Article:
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Lake Pepin II

This is Roald Tweet on Rock Island.

You may have seen the billboard on the highway into LaCrosse, Wisconsin, that announced "God's Country." If Jonathan Carver's plans had worked out, that sign would be downstream a ways somewhere along Lake Pepin, that wide stretch of the Mississippi below Red Wing, Minnesota.

Carver had come to the Mississippi Valley in 1766 to explore the country between the Mississippi and the Great Lakes, given to England by the Treaty of Versailles. He was expecting adventure, and maybe even fame and some fortune.

He was not prepared for Lake Pepin which he first saw in November first. The lake opened on spectacular scenery: mountain ranges with pyramids of rocks resembling ruined towers, amazing precipices, forested islands. And all around the lake, verdant plains and fruitful meadows full of fruit and nut trees.

Carver believed that Lake Pepin would become a great commercial center, a crossroads of the fur trade, logging, industry. He had a particular industry in mind—distilling. The Indians around Lake Pepin already tapped the abundant sugar maple trees and fermented the sap into liquor. In addition, the bluffs were covered with grapes, which hang in such clusters, Carver wrote, that almost any quantity of brandy might be distilled from them.

His mind raced ahead. The French had traded with the Indians for beaver pelts in the area, but that only brought in about 200,000 crowns a year. Carver computed that 2,000 gallons of brandy could be made on the spot much cheaper than in the West Indies. By avoiding the expense of shipping the brandy 3,000 miles across the Atlantic, he could save, he thought, 2,000 percent. To say nothing of tariffs, duties, and the uncertainties of ocean travel. Lake Pepin brandy would make a killing in the London market, Carver thought, if pursued with proper caution. And while workers fermented and distilled the grapes and maple sugar, they could practically live off the land, hunting game out of their back yards and fish from the river.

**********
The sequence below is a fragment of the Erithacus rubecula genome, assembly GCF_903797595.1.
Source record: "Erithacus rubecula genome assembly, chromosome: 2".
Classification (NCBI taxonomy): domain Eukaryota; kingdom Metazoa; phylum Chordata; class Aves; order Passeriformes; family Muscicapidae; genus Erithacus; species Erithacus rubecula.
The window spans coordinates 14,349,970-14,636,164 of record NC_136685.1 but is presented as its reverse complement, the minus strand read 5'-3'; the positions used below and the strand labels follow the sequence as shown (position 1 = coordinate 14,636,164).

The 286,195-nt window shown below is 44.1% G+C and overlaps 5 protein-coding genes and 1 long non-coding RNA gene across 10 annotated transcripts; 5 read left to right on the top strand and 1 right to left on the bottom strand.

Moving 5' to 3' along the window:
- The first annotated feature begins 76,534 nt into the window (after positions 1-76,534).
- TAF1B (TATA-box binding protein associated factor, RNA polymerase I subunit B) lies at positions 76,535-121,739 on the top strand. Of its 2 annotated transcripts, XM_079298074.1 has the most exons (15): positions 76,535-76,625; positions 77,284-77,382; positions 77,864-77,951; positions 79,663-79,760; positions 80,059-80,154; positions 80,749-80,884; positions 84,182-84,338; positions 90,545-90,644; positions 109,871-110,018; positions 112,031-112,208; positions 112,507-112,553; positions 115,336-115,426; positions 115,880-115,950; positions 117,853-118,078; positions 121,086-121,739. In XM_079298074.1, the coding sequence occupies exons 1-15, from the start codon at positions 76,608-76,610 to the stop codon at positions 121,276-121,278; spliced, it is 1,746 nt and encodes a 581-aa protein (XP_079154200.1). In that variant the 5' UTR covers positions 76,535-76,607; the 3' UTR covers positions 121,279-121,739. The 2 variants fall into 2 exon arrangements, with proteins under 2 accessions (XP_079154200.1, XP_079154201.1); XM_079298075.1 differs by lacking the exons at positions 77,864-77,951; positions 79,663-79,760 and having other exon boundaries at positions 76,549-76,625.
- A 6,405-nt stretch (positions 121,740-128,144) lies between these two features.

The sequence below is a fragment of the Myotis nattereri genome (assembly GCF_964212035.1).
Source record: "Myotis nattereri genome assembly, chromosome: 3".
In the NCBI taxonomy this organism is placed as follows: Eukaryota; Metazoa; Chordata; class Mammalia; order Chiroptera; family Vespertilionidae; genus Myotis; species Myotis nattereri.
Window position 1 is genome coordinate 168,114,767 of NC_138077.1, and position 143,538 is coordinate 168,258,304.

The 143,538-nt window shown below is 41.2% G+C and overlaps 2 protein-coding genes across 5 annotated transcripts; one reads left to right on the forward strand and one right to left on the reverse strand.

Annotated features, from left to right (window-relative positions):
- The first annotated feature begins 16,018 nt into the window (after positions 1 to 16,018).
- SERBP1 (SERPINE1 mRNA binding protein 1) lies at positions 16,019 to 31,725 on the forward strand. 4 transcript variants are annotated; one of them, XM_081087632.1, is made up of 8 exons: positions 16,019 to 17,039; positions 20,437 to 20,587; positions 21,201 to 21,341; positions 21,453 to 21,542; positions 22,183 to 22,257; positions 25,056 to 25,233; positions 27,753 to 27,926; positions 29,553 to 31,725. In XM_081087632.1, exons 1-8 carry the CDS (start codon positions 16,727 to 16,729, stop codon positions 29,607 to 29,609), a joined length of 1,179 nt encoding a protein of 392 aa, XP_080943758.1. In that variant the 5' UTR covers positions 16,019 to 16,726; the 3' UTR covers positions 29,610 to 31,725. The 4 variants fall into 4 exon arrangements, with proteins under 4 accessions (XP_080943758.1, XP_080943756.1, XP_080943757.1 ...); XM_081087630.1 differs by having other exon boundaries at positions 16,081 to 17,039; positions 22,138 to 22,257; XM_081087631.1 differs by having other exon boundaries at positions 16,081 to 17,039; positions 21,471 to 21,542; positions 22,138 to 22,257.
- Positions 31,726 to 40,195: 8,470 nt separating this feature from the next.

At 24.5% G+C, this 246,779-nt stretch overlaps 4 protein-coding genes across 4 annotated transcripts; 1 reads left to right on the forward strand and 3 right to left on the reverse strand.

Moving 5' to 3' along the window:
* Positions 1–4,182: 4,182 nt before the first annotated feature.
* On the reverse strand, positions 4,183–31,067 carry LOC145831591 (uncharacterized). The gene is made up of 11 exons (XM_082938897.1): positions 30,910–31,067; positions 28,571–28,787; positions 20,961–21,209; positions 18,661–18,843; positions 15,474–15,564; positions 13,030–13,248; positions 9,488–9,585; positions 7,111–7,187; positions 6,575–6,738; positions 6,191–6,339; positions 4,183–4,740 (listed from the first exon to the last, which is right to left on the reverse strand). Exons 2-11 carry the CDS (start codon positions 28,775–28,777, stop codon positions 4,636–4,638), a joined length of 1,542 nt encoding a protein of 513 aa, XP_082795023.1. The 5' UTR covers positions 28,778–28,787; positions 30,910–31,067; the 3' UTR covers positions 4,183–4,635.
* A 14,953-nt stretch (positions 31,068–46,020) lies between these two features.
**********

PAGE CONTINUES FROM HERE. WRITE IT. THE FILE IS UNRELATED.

Had the Revolutionary War not put a crimp in Jonathan Carver's dreams, you and might be toasting each other with Lake Pepin's famous maple champagne at this very moment.

Rock Island Lines with Roald Tweet is underwritten by the Scott County Regional Authority, with additional funding from the Illinois Arts Council and Augustana College, Rock Island.

Beginning 1995, historian and folklorist Dr. Roald Tweet spun his stories of the Mississippi Valley to a devoted audience on WVIK. Dr. Tweet published three books as well as numerous literary articles and recorded segments of "Rock Island Lines." His inspiration was that "kidney-shaped limestone island plunked down in the middle of the Mississippi River," a logical site for a storyteller like Dr. Tweet.